Poetry Wednesday: Her Ladyship, Mary Chudleigh

‘Tis hard we shou’d be by the Men despis’d,
Yet kept from knowing what wou’d make us priz’d:
Debarr’d from Knowledge, banish’d from the Schools,Boxing Glove
And with the utmost Industry bred Fools.
Laugh’d out of Reason, jested out of Sense,
And nothing left but Native Innocence:
Then told we are incapable of Wit,
And only for the meanest Drudgeries fit:
Made Slaves to serve their Luxury and Pride,
And with innumerable Hardships try’d,
‘Till Pitying Heav’n release us from our Pain . . .

—From “The Ladies’ Defense” by Lady Mary Chudleigh

Lady Mary Chudleigh was a devout Angelican, which was the safest way to go in the late 17th century, and also a staunch defender of the rights of women, which was less so, though it probably helped to be part of the aristocracy, and also contemporaries with Mary Astell and Judith Drake.*

We don’t know much more about Her Ladyship—I couldn’t even find a confirmed portrait— except from her poems and essays, from which several scholars have gathered that her husband was a heavy-handed tyrant.

To the Ladies
(Lady Mary Chudleigh)

Wife and servant are the same,
But only differ in the name :
For when that fatal knot is ty’d,
Which nothing, nothing can divide :
When she the word obey has said,
And man by law supreme has made,
Then all that’s kind is laid aside,
And nothing left but state and pride :
Fierce as an eastern prince he grows,
And all his innate rigour shows :
Then but to look, to laugh, or speak,
Will the nuptial contract break.
Like mutes, she signs alone must make,
And never any freedom take :
But still be govern’d by a nod,
And fear her husband as a God :
Him still must serve, him still obey,
And nothing act, and nothing say,
But what her haughty lord thinks fit,
Who with the power, has all the wit.
Then shun, oh ! shun that wretched state,
And all the fawning flatt’rers hate :
Value yourselves, and men despise :
You must be proud, if you’ll be wise.

But attitude doesn’t equal autobiography—Sir George Chudleigh did allow his wife to publish her poems and essays under her own name,** which hardly seems the act of an insecure despot, and her unfinished works and other papers were saved after her death. The Chudleighs also had perhaps a few more children than one might expect from a bad marriage of their elevated class . . . but that’s really just impertinent guesswork.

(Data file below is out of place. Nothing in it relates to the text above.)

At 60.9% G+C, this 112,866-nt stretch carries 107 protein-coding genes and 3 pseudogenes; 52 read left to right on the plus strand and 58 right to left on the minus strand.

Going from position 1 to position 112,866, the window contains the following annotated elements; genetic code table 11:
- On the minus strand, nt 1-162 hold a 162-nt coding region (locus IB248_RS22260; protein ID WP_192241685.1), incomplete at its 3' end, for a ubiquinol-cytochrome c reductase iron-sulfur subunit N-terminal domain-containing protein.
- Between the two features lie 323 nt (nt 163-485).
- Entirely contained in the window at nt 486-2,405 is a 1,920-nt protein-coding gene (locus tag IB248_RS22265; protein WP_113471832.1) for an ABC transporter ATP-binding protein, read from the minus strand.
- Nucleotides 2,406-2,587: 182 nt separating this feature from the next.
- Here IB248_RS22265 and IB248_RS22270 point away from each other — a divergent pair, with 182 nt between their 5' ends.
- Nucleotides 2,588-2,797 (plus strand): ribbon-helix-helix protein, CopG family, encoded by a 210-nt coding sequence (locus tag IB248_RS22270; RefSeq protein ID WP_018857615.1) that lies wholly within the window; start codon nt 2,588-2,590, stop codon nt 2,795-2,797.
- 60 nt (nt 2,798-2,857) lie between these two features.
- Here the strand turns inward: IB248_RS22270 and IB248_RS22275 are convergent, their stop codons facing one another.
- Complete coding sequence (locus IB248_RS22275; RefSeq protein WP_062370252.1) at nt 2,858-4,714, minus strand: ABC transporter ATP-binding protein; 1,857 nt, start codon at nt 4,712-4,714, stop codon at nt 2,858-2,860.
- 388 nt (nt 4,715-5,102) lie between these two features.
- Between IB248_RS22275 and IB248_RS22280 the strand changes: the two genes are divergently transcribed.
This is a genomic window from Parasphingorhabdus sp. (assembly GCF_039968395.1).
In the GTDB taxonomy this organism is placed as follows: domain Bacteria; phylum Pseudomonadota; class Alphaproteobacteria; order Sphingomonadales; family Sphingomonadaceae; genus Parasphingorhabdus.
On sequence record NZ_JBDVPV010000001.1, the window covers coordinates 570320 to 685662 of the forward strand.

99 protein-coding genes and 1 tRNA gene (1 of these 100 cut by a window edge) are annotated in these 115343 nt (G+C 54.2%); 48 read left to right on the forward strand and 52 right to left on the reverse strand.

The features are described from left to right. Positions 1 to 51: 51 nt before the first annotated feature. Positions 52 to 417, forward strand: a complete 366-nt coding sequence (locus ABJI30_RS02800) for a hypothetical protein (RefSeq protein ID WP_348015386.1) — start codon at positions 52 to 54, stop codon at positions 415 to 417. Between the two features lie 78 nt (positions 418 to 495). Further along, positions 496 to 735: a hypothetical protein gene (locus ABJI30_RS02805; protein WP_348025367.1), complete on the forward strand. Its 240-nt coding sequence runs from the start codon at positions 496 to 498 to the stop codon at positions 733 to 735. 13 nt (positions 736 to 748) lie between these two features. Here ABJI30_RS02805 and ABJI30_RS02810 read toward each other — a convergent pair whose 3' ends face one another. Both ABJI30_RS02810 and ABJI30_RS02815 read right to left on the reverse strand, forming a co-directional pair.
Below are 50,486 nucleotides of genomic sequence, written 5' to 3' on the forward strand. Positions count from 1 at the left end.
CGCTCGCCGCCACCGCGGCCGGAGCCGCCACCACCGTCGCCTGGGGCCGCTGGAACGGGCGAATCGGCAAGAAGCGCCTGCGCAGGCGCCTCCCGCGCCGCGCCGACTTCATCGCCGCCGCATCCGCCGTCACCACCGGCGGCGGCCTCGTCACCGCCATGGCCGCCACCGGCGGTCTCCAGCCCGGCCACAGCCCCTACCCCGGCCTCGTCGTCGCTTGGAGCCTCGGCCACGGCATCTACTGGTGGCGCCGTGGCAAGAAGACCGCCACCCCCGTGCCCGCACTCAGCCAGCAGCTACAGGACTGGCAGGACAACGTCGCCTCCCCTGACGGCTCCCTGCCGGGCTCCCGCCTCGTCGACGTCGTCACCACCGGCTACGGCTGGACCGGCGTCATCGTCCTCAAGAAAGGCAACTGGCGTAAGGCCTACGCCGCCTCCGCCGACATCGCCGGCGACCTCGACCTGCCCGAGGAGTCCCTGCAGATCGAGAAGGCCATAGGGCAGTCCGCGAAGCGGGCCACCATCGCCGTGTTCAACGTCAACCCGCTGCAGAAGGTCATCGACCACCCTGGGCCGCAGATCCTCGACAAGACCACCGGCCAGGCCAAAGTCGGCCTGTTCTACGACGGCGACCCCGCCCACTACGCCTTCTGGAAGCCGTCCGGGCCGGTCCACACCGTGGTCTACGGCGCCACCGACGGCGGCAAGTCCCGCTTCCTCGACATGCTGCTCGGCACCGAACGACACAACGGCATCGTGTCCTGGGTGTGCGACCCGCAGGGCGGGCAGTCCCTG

What I do know is that her poems are witty and wise and occasionally snarky—and we have the same taste in men:

The Wish
(Lady Mary Chudleigh)

Would but indulgent Fortune send
To me a kind, and faithful Friend,
One who to Virtue’s Laws is true,
And does her nicest Rules pursue;
One Pious, Lib’ral, Just and Brave,
And to his Passions not a Slave;
Who full of Honour, void of Pride,Don Juan
Will freely praise, and freely chide;
But not indulge the smallest Fault,
Nor entertain one slighting Thought:
Who still the same will ever prove,
Will still instruct and still will love:
In whom I safely may confide,
And with him all my Cares divide:
Who has a large capacious Mind,
Join’d with a Knowledge unconfin’d:
A Reason bright, a Judgement true,
A Wit both quick, and solid too:
Who can of all things talk with Ease,
And whose Converse will ever please:
Who charm’d with Wit, and inward Graces,
Despises Fools with tempting Faces;
And still a beauteous Mind does prize
Above the most enchanting Eyes:
I would not envy Queens their State,
Nor once desire a happier Fate.

I know what I just said about autobiography, but I like to imagine that Sir George filled her “Wish” and that his admiration for her was more than skin, or pocket, deep.

A Song
(Lady Mary Chudleigh)

Why, Damon, why, why, why so pressing?
The heart you beg’s not worth possessing:
Each look, each word, each smile’s affected,Celia
And inward charms are quite neglected:
Then scorn her, scorn her, foolish Swain,
And sigh no more, no more in vain.

Beauty’s worthless, fading, flying;
Who would for trifles think of dying?
Who for a face, a shape, wou’d languish,